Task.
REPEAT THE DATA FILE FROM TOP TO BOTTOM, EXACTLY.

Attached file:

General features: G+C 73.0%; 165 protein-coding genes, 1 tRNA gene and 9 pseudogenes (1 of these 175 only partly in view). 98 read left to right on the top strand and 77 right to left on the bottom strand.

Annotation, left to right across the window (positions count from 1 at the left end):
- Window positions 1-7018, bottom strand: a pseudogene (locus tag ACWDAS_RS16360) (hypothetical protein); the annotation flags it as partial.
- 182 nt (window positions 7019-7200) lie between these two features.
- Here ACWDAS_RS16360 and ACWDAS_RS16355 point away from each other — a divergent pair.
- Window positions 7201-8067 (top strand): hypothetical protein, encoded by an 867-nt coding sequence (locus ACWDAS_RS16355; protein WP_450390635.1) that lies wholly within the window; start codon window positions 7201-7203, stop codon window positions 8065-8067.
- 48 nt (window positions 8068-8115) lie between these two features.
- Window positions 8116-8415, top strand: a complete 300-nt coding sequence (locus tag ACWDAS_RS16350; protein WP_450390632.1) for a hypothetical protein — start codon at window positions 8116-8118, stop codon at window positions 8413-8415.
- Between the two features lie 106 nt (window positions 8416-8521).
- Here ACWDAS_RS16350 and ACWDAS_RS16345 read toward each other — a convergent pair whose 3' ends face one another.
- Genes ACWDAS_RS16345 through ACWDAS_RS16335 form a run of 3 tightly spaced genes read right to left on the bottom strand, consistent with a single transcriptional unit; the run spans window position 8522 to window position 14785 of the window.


General features: G+C 73.0%; 165 protein-coding genes, 1 tRNA gene and 9 pseudogenes (1 of these 175 only partly in view). 98 read left to right on the top strand and 77 right to left on the bottom strand.

Annotation, left to right across the window (positions count from 1 at the left end):
- Window positions 1-7018, bottom strand: a pseudogene (locus tag ACWDAS_RS16360) (hypothetical protein); the annotation flags it as partial.
- 182 nt (window positions 7019-7200) lie between these two features.
- Here ACWDAS_RS16360 and ACWDAS_RS16355 point away from each other — a divergent pair.
- Window positions 7201-8067 (top strand): hypothetical protein, encoded by an 867-nt coding sequence (locus ACWDAS_RS16355; protein WP_450390635.1) that lies wholly within the window; start codon window positions 7201-7203, stop codon window positions 8065-8067.
- 48 nt (window positions 8068-8115) lie between these two features.
- Window positions 8116-8415, top strand: a complete 300-nt coding sequence (locus tag ACWDAS_RS16350; protein WP_450390632.1) for a hypothetical protein — start codon at window positions 8116-8118, stop codon at window positions 8413-8415.
- Between the two features lie 106 nt (window positions 8416-8521).
- Here ACWDAS_RS16350 and ACWDAS_RS16345 read toward each other — a convergent pair whose 3' ends face one another.
- Genes ACWDAS_RS16345 through ACWDAS_RS16335 form a run of 3 tightly spaced genes read right to left on the bottom strand, consistent with a single transcriptional unit; the run spans window position 8522 to window position 14785 of the window.